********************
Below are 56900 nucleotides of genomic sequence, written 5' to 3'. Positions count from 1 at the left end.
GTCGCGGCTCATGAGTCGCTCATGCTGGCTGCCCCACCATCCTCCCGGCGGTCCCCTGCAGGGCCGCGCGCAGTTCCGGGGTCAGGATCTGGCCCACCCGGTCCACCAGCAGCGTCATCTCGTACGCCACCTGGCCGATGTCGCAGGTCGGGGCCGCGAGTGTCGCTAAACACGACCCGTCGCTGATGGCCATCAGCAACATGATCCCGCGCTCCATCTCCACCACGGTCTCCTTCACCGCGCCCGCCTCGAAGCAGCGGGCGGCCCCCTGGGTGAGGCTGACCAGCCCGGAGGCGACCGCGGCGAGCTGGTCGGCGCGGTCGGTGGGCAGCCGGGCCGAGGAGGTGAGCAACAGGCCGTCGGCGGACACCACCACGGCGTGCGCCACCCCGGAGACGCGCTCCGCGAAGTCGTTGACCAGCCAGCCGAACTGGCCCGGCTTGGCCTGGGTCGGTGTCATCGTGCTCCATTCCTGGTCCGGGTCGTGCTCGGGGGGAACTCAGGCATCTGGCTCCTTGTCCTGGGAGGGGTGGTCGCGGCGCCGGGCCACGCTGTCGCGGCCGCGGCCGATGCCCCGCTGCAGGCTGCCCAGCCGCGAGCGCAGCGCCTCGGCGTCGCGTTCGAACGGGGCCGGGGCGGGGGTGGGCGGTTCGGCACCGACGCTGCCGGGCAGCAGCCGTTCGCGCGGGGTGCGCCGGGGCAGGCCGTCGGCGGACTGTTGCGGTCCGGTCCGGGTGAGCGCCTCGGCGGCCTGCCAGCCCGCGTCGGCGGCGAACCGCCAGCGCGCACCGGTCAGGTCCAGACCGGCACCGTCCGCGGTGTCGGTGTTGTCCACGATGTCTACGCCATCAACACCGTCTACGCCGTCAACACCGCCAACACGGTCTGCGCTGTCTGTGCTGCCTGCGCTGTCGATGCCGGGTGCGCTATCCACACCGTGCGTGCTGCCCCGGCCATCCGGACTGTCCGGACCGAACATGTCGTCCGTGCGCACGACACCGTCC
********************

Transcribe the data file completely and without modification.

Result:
Below are 56900 nucleotides of genomic sequence, written 5' to 3'. Positions count from 1 at the left end.
GTCGCGGCTCATGAGTCGCTCATGCTGGCTGCCCCACCATCCTCCCGGCGGTCCCCTGCAGGGCCGCGCGCAGTTCCGGGGTCAGGATCTGGCCCACCCGGTCCACCAGCAGCGTCATCTCGTACGCCACCTGGCCGATGTCGCAGGTCGGGGCCGCGAGTGTCGCTAAACACGACCCGTCGCTGATGGCCATCAGCAACATGATCCCGCGCTCCATCTCCACCACGGTCTCCTTCACCGCGCCCGCCTCGAAGCAGCGGGCGGCCCCCTGGGTGAGGCTGACCAGCCCGGAGGCGACCGCGGCGAGCTGGTCGGCGCGGTCGGTGGGCAGCCGGGCCGAGGAGGTGAGCAACAGGCCGTCGGCGGACACCACCACGGCGTGCGCCACCCCGGAGACGCGCTCCGCGAAGTCGTTGACCAGCCAGCCGAACTGGCCCGGCTTGGCCTGGGTCGGTGTCATCGTGCTCCATTCCTGGTCCGGGTCGTGCTCGGGGGGAACTCAGGCATCTGGCTCCTTGTCCTGGGAGGGGTGGTCGCGGCGCCGGGCCACGCTGTCGCGGCCGCGGCCGATGCCCCGCTGCAGGCTGCCCAGCCGCGAGCGCAGCGCCTCGGCGTCGCGTTCGAACGGGGCCGGGGCGGGGGTGGGCGGTTCGGCACCGACGCTGCCGGGCAGCAGCCGTTCGCGCGGGGTGCGCCGGGGCAGGCCGTCGGCGGACTGTTGCGGTCCGGTCCGGGTGAGCGCCTCGGCGGCCTGCCAGCCCGCGTCGGCGGCGAACCGCCAGCGCGCACCGGTCAGGTCCAGACCGGCACCGTCCGCGGTGTCGGTGTTGTCCACGATGTCTACGCCATCAACACCGTCTACGCCGTCAACACCGCCAACACGGTCTGCGCTGTCTGTGCTGCCTGCGCTGTCGATGCCGGGTGCGCTATCCACACCGTGCGTGCTGCCCCGGCCATCCGGACTGTCCGGACCGAACATGTCGTCCGTGCGCACGACACCGTCC